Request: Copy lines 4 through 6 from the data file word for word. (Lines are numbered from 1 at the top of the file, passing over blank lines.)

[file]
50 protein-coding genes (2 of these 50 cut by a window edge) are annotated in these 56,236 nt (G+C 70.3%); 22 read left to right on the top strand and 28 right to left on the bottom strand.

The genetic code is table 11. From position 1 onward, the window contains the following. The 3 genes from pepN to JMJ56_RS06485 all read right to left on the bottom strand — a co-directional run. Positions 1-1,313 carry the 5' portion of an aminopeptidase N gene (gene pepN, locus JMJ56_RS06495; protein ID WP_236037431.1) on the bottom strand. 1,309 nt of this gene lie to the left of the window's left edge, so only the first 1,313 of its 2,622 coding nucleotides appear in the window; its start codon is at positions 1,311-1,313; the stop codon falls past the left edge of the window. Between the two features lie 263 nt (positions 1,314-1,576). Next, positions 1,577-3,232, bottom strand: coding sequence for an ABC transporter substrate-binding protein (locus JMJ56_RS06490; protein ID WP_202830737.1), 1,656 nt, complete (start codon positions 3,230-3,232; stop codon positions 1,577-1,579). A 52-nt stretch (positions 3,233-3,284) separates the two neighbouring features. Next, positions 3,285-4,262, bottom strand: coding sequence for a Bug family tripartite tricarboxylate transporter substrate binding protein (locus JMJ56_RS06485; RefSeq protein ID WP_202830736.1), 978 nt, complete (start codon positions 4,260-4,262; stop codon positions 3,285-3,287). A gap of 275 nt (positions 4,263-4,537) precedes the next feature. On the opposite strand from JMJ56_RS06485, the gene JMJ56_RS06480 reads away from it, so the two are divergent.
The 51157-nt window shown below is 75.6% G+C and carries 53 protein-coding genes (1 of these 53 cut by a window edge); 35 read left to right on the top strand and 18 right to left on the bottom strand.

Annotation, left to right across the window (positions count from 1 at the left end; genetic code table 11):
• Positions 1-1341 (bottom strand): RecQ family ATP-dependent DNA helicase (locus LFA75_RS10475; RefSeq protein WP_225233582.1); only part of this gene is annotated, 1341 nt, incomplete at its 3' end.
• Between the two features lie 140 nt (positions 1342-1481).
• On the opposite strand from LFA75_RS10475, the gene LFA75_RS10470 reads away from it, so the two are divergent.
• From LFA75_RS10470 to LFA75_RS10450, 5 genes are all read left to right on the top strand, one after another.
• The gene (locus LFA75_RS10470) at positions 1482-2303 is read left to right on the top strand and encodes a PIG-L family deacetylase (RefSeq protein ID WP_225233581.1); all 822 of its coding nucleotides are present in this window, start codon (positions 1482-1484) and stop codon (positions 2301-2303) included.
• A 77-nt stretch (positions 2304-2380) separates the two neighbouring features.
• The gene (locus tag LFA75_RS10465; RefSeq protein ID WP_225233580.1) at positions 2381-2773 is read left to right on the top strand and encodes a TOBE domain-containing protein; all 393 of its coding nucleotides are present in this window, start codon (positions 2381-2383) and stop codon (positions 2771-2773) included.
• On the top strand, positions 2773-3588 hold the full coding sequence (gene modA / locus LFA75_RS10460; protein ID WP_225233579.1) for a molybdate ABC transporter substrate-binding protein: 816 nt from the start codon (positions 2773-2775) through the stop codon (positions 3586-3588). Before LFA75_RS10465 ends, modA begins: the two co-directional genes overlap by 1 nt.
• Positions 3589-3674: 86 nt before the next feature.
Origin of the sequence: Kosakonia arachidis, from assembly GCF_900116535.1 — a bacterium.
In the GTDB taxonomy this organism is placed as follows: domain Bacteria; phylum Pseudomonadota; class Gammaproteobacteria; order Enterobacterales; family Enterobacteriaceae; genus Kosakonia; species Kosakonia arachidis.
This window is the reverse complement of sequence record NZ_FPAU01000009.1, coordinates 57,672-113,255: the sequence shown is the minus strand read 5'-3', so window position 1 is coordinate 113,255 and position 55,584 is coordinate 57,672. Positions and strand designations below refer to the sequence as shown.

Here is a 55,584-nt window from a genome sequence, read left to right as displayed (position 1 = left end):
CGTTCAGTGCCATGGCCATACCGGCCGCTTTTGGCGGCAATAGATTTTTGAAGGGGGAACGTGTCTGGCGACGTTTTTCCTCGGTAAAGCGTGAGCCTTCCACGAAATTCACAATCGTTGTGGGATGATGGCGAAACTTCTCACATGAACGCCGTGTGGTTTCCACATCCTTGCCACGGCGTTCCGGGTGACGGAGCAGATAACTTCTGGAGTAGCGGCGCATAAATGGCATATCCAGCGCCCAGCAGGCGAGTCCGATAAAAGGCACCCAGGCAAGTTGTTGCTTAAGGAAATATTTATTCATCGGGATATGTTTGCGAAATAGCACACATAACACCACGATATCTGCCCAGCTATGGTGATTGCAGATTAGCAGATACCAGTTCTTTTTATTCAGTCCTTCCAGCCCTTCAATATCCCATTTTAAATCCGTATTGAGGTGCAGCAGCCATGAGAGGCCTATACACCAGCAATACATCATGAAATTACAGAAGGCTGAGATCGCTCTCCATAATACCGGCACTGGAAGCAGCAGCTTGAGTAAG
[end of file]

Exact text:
Annotation, left to right across the window (positions count from 1 at the left end; genetic code table 11):
• Positions 1-1341 (bottom strand): RecQ family ATP-dependent DNA helicase (locus LFA75_RS10475; RefSeq protein WP_225233582.1); only part of this gene is annotated, 1341 nt, incomplete at its 3' end.
• Between the two features lie 140 nt (positions 1342-1481).